Thursday, July 01, 2021

There's Nothing Virtuous About The Professional And Managerial Frauds Serving The Empire

danwright  |  Catherine Liu lives among these people and seems rather fed up. Her new book Virtue Hoarders: The Case against the Professional Managerial Class makes it crystal clear that she is having a lot of passive-aggressive lunch meetings with other members of the University of California, Irvine faculty.

Liu admits the book is a polemic against the PMC, which is refreshing if for no other reason than most of the work posing as professional scholarship on politics and culture today makes polemical arguments under the guise of sober expertise. There is nothing more PMC than laundering your particular personal agenda under the mask of objective technical analysis.

However, Liu focuses on another way the PMC mask their will to power: moral preening. She claims the professional managerial class hoards virtue for itself as part of its war against the working class. Which is to say, Liu recognizes that the PMC and the working class are, in fact, class enemies.

Building on the work of Barbara Ehrenreich, she accepts that the PMC at one time played a positive role in society by challenging the barbarity of earlier iterations of capitalism; specifically when members of the PMC were advocates for creating professional standards in fields like medicine and social research, and were advocating for welfare state economic reforms. But as the post-World War 2 capitalist settlement soured and neoliberalism became ascendant, Liu claims “the PMC preferred to fight culture wars against the classes below while currying favor with the capitalists it once despised.”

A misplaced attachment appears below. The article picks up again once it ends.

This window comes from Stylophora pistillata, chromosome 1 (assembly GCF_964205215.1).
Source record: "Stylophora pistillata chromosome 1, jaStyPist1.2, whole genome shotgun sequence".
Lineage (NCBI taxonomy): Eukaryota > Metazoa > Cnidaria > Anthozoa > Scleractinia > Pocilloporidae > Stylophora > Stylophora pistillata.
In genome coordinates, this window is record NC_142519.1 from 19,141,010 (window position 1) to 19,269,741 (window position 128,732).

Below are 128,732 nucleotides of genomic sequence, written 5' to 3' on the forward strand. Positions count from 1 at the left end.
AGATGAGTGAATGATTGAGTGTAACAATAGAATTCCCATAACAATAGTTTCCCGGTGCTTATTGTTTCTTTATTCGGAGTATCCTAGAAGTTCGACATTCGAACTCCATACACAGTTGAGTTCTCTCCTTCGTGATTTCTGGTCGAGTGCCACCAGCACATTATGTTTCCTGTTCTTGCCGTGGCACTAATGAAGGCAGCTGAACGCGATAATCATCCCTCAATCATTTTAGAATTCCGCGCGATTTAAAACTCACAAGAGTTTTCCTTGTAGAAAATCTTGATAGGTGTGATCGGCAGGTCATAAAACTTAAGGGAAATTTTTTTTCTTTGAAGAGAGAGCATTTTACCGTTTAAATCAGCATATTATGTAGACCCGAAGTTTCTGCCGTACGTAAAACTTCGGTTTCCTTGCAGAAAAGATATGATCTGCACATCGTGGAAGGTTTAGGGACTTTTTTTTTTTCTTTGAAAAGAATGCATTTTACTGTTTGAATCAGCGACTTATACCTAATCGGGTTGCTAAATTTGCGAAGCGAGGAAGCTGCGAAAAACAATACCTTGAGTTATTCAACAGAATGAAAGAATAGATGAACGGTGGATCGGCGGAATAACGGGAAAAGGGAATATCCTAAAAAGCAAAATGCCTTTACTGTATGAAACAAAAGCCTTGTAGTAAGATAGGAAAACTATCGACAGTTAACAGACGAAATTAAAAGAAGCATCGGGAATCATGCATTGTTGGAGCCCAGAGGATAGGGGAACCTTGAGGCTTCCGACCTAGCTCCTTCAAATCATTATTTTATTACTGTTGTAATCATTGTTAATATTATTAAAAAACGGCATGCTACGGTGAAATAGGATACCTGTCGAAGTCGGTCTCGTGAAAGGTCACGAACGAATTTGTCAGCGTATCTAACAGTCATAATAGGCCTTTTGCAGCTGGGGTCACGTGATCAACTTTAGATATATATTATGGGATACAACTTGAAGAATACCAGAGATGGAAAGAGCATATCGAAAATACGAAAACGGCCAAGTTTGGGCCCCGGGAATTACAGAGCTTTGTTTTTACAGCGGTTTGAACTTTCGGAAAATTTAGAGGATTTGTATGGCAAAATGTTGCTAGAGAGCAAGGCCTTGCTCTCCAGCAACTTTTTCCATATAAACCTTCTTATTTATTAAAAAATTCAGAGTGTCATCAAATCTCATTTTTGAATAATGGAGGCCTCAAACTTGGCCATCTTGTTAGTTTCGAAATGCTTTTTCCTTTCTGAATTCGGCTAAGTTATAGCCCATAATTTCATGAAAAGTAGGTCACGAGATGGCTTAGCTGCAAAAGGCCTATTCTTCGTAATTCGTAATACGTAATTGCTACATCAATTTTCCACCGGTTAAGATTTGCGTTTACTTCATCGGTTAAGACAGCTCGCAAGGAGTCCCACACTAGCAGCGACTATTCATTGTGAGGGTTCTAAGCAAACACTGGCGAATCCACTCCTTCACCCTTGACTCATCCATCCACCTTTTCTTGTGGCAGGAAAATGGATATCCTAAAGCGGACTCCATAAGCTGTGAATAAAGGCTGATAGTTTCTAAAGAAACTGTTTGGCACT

This was not a moral awakening, but an awokening. A power play by the PMC to secure their class position within the capitalist system using the lofty language of social justice to defend basic material interest.

Liu analyzes some of the tactics the PMC use to mystify class relations, and concludes that “whenever it addresses economic crisis produced by capitalism itself, the PMC reworks political struggles for policy change and redistribution into passion plays, focusing on individual acts of ‘giving back’ or reified forms of self-transformation.”

Think global, act local. And what is more local than yourself? I just ate some fully organic non-GMO trail mix. I’m saving the world one nutty crap at a time. You’re welcome.

But it goes beyond delusional upper class savior complexes and I’m a good person branding exercises. There is an underlying logic to the mystification of class relations by the PMC as Liu says that “As a class the PMC loves to talk about bias rather than inequality, racism rather than capitalism, visibility rather than exploitation.

Is there any doubt that this is so? For when it comes to economic exploitation, the PMC has a PhD in changing the subject. They manage to always come up with an explanation for economic problems that ensures the blame never falls on capitalism itself. We could have higher wages if people stopped being racist!

Liu breaks down her analysis of the PMC into their standpoint on: professionalism, child-rearing, art, and sex. Mercifully, the book is a short read (77 pages in my copy) because the PMC are some of the most trite and boring people you will ever encounter and reading about their lifestyle and cultural pretensions is less pleasant than listening to one of those neurotic trust fund brats scream about a triggering Halloween costume.

The main argument of the book, or so it seems to me, is that the professional managerial class of present is actively working against building socialism in the United States. That the PMC could really be considered the prime obstacle to unifying the working class as they continually divide working people along the rigid lines of identity to serve their own class interests:

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